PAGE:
addiction. So much insulin has been pumped out by your pancreas that your cells start to become resistant to it, and all the glucose is left to float around in your bloodstream. This insulin resistance will lead to Type II diabetes.

Your Liver Is Also At Risk

Fructose follows the same path as glucose, through the small intestine into the bloodstream, but then it is sent straight to the liver. Your liver tries to metabolise it – to turn it into something useful that your body can use – but the delicate liver is easily overwhelmed and too much fructose over time prompts globules of fat to grow throughout the liver (‘lipogenesis’), which is the precursor to another increasing common health issue; non-alcoholic fatty liver disease.

Excess fructose has the nasty effect of lowering HDL, or “good” cholesterol, and encourages the production of triglycerides, a type of fat that can migrate from the liver to the arteries. This puts you at greatly increased risk for heart attack or a stroke. To add to your troubles, the liver sends an S.O.S. for extra insulin to deal with the fructose, sending the pancreas into overdrive, resulting in a total-body inflammatory state.

3d realistic render, concept of dental caries How Does Sugar Affect Your Teeth

How Does Sugar Affect Your Teeth?

The effect on our overall health is becoming clear, and we shouldn’t forget about the effect on our teeth – Ireland has a major problem with tooth decay in young people, and it’s no wonder when you consider the gallons of sugary sodas and sugar-laden refined white foods they are eating on a daily basis. Add to this a nationally lax approach to dental hygiene, and general lack of understanding on how best to look after our teeth – it’s no surprise that too many of us end up embarrassed by our smile.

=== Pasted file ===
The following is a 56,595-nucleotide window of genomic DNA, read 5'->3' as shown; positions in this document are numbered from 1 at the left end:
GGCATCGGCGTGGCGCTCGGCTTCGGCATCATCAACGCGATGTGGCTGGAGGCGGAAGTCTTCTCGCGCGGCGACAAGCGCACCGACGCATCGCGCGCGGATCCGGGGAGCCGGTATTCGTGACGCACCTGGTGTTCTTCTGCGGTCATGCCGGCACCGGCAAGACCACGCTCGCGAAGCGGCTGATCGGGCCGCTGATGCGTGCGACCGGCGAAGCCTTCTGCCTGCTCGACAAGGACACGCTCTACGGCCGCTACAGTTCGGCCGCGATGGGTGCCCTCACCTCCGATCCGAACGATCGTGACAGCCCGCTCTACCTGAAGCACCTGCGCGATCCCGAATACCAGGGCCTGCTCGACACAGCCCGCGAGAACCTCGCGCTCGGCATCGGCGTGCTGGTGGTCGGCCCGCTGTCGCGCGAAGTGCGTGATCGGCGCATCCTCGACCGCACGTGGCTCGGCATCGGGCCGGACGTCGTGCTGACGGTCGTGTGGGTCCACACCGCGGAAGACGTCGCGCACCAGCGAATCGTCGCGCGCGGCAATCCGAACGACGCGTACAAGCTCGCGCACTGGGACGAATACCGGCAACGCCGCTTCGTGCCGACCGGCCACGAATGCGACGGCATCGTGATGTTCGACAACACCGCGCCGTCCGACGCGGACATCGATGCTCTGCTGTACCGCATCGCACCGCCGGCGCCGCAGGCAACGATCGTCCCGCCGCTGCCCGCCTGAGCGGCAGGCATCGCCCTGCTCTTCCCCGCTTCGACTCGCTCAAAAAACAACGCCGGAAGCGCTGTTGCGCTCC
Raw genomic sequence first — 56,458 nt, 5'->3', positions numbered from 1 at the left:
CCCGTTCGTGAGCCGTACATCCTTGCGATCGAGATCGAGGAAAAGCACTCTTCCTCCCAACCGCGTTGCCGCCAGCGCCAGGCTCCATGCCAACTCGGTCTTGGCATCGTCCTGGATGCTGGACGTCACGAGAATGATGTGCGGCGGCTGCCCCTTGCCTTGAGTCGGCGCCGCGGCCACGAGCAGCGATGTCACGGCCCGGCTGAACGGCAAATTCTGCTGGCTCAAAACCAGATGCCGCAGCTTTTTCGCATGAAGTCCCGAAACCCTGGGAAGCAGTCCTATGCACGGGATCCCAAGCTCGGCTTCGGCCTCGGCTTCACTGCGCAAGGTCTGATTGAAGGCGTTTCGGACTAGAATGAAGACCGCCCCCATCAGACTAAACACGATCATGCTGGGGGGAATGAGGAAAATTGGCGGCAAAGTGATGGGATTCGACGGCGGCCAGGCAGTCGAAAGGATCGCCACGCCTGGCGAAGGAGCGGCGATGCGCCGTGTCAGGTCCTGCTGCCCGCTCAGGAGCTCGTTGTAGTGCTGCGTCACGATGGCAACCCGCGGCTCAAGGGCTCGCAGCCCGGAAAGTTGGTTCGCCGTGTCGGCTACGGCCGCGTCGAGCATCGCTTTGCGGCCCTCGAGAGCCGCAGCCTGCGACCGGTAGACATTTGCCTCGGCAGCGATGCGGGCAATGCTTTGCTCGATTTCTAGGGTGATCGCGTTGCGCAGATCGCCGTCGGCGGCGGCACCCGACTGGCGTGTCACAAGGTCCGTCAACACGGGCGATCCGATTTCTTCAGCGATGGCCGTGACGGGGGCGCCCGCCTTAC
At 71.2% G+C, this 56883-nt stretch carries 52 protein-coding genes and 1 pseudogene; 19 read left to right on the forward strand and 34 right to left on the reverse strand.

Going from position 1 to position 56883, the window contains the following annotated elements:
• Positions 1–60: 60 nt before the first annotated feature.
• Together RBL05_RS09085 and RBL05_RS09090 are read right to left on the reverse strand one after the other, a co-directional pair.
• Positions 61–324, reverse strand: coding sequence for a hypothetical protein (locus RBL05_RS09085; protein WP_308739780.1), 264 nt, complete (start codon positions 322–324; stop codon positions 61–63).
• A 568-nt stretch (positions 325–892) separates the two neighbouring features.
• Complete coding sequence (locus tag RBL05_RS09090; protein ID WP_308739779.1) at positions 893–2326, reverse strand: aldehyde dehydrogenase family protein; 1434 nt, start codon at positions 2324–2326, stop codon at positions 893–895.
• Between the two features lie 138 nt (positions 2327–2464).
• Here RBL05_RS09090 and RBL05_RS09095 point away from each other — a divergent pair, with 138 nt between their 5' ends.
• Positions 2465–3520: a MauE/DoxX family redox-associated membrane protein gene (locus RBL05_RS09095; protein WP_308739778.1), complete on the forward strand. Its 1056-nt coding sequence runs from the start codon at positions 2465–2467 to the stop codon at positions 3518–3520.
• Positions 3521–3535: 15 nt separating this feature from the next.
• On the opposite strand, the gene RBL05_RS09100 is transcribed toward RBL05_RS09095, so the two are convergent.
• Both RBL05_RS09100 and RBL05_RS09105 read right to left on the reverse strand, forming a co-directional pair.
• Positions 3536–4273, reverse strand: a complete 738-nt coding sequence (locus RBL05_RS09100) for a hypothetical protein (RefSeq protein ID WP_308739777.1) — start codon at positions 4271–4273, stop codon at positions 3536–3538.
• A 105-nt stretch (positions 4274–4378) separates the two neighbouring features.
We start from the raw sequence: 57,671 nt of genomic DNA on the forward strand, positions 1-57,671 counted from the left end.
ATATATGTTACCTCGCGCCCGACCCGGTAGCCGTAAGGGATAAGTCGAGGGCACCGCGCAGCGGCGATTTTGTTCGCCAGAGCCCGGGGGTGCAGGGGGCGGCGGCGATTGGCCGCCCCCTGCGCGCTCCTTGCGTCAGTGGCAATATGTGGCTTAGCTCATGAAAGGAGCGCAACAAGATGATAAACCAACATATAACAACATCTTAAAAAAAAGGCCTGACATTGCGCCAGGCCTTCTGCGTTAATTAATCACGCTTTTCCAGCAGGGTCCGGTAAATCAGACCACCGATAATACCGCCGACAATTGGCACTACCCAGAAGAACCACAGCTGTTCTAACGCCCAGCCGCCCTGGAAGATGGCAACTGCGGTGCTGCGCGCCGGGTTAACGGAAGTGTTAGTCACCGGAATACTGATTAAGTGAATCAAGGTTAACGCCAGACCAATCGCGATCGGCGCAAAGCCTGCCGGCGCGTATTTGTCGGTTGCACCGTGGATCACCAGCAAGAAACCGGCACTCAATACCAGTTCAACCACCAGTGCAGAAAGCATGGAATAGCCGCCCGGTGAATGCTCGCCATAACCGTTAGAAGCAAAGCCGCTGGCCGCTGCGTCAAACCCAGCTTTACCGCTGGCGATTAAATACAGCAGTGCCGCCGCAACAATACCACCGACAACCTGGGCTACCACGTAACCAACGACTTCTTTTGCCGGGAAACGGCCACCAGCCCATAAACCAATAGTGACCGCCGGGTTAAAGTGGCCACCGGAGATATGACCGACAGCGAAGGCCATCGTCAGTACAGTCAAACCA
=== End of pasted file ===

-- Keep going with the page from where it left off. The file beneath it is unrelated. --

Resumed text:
It’s not the sugar itself that actually damages teeth; it’s the chain reaction that takes place after you eat it. Our mouths are full of hundreds of bacteria, most of which are beneficial to the carefully balanced oral ‘ecosystem’.

How Do Cavities Develop?

Certain harmful bacteria love nothing more than to feed on the sugar you just ate, creating acids which destroy the enamel on your teeth. You need your enamel, as the hard, shiny coating protects your teeth. However, once the acids start to eat away at it you will begin to get cavities in your teeth. If left untreated, the cavities will progress through the enamel and into the sensitive deeper layers of the teeth, causing pain and ultimately even tooth loss.

Acids will leach minerals from your enamel, but the good news is that your saliva contains minerals like calcium and phosphates to help both wash away the acids, and to remineralise the teeth. However, if you constantly eat sweet foods, your body can’t keep up with the rate of demineralisation and doesn’t have a chance to fix the damage. The only way to help remineralise your teeth is to limit your sugar intake, use a fluoride toothpaste, floss your teeth and brush at least twice a day.

Children should be encouraged to brush away plaque (the sticky coating that contains bacteria which builds up on the tooth surface) and have an awareness of why sugar is bad for their teeth. You can avoid expensive and complex dental work in later life by ingraining the right habits early on, teaching children to brush their teeth properly and lower their sugar consumption.

If you have cavities or would like to have your child examined by on of our general dentists, don’t hesitate to contact us today.